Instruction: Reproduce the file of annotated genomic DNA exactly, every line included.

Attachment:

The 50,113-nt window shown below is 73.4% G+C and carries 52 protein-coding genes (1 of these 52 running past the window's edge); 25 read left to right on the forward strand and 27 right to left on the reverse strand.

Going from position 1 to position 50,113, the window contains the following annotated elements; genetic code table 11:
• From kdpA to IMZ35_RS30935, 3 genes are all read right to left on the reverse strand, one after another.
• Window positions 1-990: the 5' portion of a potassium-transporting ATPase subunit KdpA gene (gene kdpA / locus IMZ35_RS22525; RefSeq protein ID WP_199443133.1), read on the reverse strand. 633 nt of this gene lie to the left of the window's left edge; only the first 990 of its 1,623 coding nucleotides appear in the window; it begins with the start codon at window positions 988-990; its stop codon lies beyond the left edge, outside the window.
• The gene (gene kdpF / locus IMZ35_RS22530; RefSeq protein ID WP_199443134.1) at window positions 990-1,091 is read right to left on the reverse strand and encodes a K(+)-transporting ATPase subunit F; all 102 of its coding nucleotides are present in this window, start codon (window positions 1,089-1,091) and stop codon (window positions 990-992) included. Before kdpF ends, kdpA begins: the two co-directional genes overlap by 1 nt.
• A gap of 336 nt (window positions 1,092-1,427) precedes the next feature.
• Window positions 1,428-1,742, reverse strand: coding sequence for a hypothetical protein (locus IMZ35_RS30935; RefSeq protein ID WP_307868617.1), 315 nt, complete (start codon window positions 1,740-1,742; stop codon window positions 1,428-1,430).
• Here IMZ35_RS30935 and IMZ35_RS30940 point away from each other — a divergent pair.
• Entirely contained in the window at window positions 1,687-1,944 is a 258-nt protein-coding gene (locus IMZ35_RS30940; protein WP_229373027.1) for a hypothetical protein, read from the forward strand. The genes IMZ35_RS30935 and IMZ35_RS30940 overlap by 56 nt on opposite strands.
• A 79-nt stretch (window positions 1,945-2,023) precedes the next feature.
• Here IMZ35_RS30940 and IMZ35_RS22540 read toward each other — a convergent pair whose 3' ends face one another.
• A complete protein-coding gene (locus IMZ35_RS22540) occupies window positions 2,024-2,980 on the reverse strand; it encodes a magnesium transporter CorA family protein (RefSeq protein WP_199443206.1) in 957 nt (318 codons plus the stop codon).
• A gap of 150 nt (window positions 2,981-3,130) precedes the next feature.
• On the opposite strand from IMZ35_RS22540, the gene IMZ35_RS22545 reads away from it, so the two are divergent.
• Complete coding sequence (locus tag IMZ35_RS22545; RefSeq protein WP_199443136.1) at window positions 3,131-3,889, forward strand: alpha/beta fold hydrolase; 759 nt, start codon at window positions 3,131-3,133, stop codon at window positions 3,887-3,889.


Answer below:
The 50,113-nt window shown below is 73.4% G+C and carries 52 protein-coding genes (1 of these 52 running past the window's edge); 25 read left to right on the forward strand and 27 right to left on the reverse strand.

Going from position 1 to position 50,113, the window contains the following annotated elements; genetic code table 11:
• From kdpA to IMZ35_RS30935, 3 genes are all read right to left on the reverse strand, one after another.
• Window positions 1-990: the 5' portion of a potassium-transporting ATPase subunit KdpA gene (gene kdpA / locus IMZ35_RS22525; RefSeq protein ID WP_199443133.1), read on the reverse strand. 633 nt of this gene lie to the left of the window's left edge; only the first 990 of its 1,623 coding nucleotides appear in the window; it begins with the start codon at window positions 988-990; its stop codon lies beyond the left edge, outside the window.
• The gene (gene kdpF / locus IMZ35_RS22530; RefSeq protein ID WP_199443134.1) at window positions 990-1,091 is read right to left on the reverse strand and encodes a K(+)-transporting ATPase subunit F; all 102 of its coding nucleotides are present in this window, start codon (window positions 1,089-1,091) and stop codon (window positions 990-992) included. Before kdpF ends, kdpA begins: the two co-directional genes overlap by 1 nt.
• A gap of 336 nt (window positions 1,092-1,427) precedes the next feature.
• Window positions 1,428-1,742, reverse strand: coding sequence for a hypothetical protein (locus IMZ35_RS30935; RefSeq protein ID WP_307868617.1), 315 nt, complete (start codon window positions 1,740-1,742; stop codon window positions 1,428-1,430).
• Here IMZ35_RS30935 and IMZ35_RS30940 point away from each other — a divergent pair.
• Entirely contained in the window at window positions 1,687-1,944 is a 258-nt protein-coding gene (locus IMZ35_RS30940; protein WP_229373027.1) for a hypothetical protein, read from the forward strand. The genes IMZ35_RS30935 and IMZ35_RS30940 overlap by 56 nt on opposite strands.
• A 79-nt stretch (window positions 1,945-2,023) precedes the next feature.
• Here IMZ35_RS30940 and IMZ35_RS22540 read toward each other — a convergent pair whose 3' ends face one another.
• A complete protein-coding gene (locus IMZ35_RS22540) occupies window positions 2,024-2,980 on the reverse strand; it encodes a magnesium transporter CorA family protein (RefSeq protein WP_199443206.1) in 957 nt (318 codons plus the stop codon).
• A gap of 150 nt (window positions 2,981-3,130) precedes the next feature.
• On the opposite strand from IMZ35_RS22540, the gene IMZ35_RS22545 reads away from it, so the two are divergent.
• Complete coding sequence (locus tag IMZ35_RS22545; RefSeq protein WP_199443136.1) at window positions 3,131-3,889, forward strand: alpha/beta fold hydrolase; 759 nt, start codon at window positions 3,131-3,133, stop codon at window positions 3,887-3,889.